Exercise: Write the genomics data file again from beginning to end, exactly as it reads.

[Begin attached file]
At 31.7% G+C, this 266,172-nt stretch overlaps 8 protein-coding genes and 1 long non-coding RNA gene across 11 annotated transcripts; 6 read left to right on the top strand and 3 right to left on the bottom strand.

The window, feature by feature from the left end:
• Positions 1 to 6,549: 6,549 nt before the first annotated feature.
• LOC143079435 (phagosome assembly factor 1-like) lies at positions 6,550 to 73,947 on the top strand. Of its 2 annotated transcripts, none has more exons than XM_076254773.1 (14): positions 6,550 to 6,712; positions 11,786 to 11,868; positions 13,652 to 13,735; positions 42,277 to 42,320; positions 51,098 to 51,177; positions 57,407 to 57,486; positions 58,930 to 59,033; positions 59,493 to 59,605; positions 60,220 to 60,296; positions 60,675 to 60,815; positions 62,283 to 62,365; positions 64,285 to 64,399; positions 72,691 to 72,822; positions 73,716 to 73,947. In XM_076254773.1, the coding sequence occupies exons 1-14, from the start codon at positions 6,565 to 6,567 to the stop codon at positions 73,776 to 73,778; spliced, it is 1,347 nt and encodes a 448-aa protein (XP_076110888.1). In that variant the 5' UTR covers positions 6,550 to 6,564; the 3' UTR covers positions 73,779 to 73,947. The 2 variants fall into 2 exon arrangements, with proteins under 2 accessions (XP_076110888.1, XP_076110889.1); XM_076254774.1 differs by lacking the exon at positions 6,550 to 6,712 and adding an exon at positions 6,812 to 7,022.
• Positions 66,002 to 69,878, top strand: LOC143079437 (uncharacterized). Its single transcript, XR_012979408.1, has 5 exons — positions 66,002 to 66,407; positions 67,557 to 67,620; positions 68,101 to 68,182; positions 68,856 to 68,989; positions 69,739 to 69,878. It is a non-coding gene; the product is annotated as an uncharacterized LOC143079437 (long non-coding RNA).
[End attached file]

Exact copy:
At 31.7% G+C, this 266,172-nt stretch overlaps 8 protein-coding genes and 1 long non-coding RNA gene across 11 annotated transcripts; 6 read left to right on the top strand and 3 right to left on the bottom strand.

The window, feature by feature from the left end:
• Positions 1 to 6,549: 6,549 nt before the first annotated feature.
• LOC143079435 (phagosome assembly factor 1-like) lies at positions 6,550 to 73,947 on the top strand. Of its 2 annotated transcripts, none has more exons than XM_076254773.1 (14): positions 6,550 to 6,712; positions 11,786 to 11,868; positions 13,652 to 13,735; positions 42,277 to 42,320; positions 51,098 to 51,177; positions 57,407 to 57,486; positions 58,930 to 59,033; positions 59,493 to 59,605; positions 60,220 to 60,296; positions 60,675 to 60,815; positions 62,283 to 62,365; positions 64,285 to 64,399; positions 72,691 to 72,822; positions 73,716 to 73,947. In XM_076254773.1, the coding sequence occupies exons 1-14, from the start codon at positions 6,565 to 6,567 to the stop codon at positions 73,776 to 73,778; spliced, it is 1,347 nt and encodes a 448-aa protein (XP_076110888.1). In that variant the 5' UTR covers positions 6,550 to 6,564; the 3' UTR covers positions 73,779 to 73,947. The 2 variants fall into 2 exon arrangements, with proteins under 2 accessions (XP_076110888.1, XP_076110889.1); XM_076254774.1 differs by lacking the exon at positions 6,550 to 6,712 and adding an exon at positions 6,812 to 7,022.
• Positions 66,002 to 69,878, top strand: LOC143079437 (uncharacterized). Its single transcript, XR_012979408.1, has 5 exons — positions 66,002 to 66,407; positions 67,557 to 67,620; positions 68,101 to 68,182; positions 68,856 to 68,989; positions 69,739 to 69,878. It is a non-coding gene; the product is annotated as an uncharacterized LOC143079437 (long non-coding RNA).